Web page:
North Wall’s decision to stage Kay Adshead’s coruscating play on asylum The Bogus Woman was a brave and timely one. Written over twenty years ago, it is even more relevant today. The risks taken by refugees fleeing persecution cannot be ignored, yet Adshead suggests their suffering continues in the UK, while their future remains desperately uncertain. Adshead researched asylum seekers’ stories at Campsfield detention centre, six miles from Oxford. In The Bogus Woman, she puts an attractive, engaging face to an harrowing composite story. Director Zoe Waterman’s fast pacing and clear, uncluttered style carries the audience through 120 unbroken, intense minutes of a single woman’s journey from Africa – and back.
Krissi Bohn’s one woman performance is astonishing. Not only does she play the central character but also all the people she meets on her way: some kind, some less so but all unable to lift her to that modest place of safety which her dreadful ordeal so richly deserves. ‘This play should be a period piece,’ Bohn said afterwards in a panel discussion with the audience. In a tour de force of voices, Bohn’s interrogation by an Immigration Panel, whose purpose is to establish whether her claim to asylum is bogus or not, is gut-wrenchingly awful. She is made to relive again and again the horror of her ordeal in which she lost five members of her family. Spurious questions are asked by the panel with perfect equanimity about the soldiers’ methods of killing and why she was spared, while everyone around her was butchered.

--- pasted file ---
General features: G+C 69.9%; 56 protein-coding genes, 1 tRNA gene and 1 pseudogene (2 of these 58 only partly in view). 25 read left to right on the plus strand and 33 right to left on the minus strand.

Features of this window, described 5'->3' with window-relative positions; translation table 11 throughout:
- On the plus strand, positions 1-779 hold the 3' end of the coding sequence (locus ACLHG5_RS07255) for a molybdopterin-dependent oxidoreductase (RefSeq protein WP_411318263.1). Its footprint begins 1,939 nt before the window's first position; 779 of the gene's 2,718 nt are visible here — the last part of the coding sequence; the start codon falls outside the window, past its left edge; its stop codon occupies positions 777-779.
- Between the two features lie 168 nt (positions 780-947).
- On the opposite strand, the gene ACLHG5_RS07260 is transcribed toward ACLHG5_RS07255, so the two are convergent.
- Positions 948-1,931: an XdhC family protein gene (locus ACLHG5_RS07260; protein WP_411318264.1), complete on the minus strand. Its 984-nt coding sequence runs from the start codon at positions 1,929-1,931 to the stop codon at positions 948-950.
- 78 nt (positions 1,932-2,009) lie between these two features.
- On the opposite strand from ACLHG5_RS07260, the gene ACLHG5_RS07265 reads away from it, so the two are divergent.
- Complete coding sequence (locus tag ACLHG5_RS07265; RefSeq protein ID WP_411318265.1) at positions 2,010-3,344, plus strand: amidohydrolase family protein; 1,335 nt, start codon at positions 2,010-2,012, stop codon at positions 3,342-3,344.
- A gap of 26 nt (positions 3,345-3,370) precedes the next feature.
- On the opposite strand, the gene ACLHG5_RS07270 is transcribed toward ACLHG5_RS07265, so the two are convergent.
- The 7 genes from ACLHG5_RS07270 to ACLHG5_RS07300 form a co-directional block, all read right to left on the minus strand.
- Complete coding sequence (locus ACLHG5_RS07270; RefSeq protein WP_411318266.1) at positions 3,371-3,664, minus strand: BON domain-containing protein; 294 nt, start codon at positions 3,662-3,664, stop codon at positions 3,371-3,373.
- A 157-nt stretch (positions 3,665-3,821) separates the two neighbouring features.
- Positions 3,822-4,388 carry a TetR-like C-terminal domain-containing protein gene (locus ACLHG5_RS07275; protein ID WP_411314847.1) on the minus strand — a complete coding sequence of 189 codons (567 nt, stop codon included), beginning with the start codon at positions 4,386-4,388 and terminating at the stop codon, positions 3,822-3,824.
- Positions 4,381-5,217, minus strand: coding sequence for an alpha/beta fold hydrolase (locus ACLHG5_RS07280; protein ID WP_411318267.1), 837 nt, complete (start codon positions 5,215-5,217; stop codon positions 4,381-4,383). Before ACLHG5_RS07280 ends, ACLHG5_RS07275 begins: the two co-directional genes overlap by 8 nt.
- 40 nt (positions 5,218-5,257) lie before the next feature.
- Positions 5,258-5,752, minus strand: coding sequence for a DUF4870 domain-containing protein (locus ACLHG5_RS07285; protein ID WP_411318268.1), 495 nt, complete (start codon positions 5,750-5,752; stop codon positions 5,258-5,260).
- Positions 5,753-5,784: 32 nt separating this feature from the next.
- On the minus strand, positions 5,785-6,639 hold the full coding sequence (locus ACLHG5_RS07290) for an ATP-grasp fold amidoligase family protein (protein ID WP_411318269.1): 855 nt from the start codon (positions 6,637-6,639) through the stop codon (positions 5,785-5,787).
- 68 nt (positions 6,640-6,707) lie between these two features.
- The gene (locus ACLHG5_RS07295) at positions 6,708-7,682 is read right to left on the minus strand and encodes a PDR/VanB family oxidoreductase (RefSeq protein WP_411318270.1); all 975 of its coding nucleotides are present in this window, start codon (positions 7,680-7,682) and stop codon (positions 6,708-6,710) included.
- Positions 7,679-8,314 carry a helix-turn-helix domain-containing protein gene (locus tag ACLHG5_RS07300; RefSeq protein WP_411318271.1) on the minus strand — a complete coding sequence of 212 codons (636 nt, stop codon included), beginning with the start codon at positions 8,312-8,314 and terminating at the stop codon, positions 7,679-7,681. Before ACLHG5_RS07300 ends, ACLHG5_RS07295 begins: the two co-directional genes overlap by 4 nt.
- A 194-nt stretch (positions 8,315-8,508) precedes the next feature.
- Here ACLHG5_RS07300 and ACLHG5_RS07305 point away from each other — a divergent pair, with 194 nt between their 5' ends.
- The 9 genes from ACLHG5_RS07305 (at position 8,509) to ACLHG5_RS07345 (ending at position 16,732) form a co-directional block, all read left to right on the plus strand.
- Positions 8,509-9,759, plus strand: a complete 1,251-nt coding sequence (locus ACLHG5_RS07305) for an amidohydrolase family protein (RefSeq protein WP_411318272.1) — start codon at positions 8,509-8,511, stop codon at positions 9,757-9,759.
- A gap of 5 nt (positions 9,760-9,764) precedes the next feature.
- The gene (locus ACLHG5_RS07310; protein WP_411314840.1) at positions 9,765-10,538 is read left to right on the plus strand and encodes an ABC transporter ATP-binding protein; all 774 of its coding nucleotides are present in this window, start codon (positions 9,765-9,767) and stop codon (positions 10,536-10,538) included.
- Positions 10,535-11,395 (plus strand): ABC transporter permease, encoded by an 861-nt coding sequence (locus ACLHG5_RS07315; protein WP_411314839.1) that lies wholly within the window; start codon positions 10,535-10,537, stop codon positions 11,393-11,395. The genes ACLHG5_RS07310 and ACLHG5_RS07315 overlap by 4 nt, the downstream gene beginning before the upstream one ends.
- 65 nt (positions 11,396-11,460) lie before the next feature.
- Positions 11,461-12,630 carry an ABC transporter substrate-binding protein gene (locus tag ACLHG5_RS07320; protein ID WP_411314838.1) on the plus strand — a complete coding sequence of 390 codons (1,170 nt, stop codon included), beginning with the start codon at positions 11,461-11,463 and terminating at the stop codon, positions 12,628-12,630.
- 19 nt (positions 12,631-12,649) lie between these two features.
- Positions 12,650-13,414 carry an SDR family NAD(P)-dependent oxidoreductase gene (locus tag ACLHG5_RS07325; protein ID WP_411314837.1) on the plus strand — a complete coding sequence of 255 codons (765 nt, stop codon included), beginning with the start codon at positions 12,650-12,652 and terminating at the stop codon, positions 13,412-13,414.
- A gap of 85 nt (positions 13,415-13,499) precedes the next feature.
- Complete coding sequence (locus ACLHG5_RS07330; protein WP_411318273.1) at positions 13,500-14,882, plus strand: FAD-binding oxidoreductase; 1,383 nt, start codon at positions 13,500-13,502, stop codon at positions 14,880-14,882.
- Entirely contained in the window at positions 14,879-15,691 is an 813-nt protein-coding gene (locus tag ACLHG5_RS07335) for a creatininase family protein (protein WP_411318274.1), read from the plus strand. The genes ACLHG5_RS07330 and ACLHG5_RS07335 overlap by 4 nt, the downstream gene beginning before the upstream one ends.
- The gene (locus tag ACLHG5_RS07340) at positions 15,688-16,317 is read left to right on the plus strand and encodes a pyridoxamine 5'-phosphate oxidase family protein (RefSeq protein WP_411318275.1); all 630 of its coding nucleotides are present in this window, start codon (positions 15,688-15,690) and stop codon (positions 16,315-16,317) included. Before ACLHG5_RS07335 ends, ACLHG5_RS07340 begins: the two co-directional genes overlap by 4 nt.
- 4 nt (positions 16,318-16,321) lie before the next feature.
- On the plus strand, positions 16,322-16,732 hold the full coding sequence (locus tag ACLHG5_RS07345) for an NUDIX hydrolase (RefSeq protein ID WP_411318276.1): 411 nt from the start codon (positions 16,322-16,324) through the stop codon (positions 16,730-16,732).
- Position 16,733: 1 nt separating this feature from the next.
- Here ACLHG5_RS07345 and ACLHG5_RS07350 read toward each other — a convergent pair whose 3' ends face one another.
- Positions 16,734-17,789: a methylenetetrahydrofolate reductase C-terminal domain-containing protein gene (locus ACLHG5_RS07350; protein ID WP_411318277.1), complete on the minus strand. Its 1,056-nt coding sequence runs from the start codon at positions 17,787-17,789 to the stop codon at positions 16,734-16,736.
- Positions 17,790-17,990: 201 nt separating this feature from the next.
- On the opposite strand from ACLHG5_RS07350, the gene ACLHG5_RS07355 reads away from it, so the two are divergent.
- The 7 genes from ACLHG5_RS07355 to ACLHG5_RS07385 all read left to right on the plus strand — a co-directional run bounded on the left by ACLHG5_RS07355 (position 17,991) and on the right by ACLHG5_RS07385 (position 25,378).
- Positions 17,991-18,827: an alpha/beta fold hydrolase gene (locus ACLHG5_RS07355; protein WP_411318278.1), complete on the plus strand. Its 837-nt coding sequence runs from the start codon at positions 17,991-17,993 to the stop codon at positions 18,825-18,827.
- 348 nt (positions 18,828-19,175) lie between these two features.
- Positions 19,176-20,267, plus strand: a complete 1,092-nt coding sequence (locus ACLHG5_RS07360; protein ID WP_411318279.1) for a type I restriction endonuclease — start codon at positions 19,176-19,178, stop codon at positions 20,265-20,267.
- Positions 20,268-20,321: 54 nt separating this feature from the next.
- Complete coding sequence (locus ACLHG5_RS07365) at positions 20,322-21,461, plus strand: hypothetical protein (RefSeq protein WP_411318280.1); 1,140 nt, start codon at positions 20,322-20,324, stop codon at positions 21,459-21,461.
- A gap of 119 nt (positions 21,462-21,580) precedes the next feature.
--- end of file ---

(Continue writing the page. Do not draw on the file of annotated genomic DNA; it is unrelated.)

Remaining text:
Small acts of kindness, such as offering a local address while a refugee’s appeal is being processed can allow individuals to leave detention, but with restricted movement and regular reporting in. Representatives from agencies such as Asylum Welcome, the Campaign to Close Campsfield and Oxford University’s Refugee Studies Centre brought insight and experience to the audience’s many questions. Despite the overwhelming scale of suffering and need, there are many practical measures which Oxford residents can take. Some audience members had already done so by offering bail, rooms in their houses, or by visiting refugees in detention.
According to Kate Smart, Director of Asylum Welcome ‘Just standing alongside, to help a refugee negotiate the system, is valuable.' She cited the impending Immigration and Asylum Bill as merely ‘making things more uncomfortable’ for asylum seekers. Yet having endured appalling persecution at home, it will not have the desired effect of voluntary return. MPs and councillors should be lobbied in protest. Tim Scott Smith from the Refugee Studies Centre observed that ‘awful as her ordeal was’, the Bogus Woman at least was granted access to judicial process. Most refugees are sent back at the border, their application for entry dismissed in under five minutes.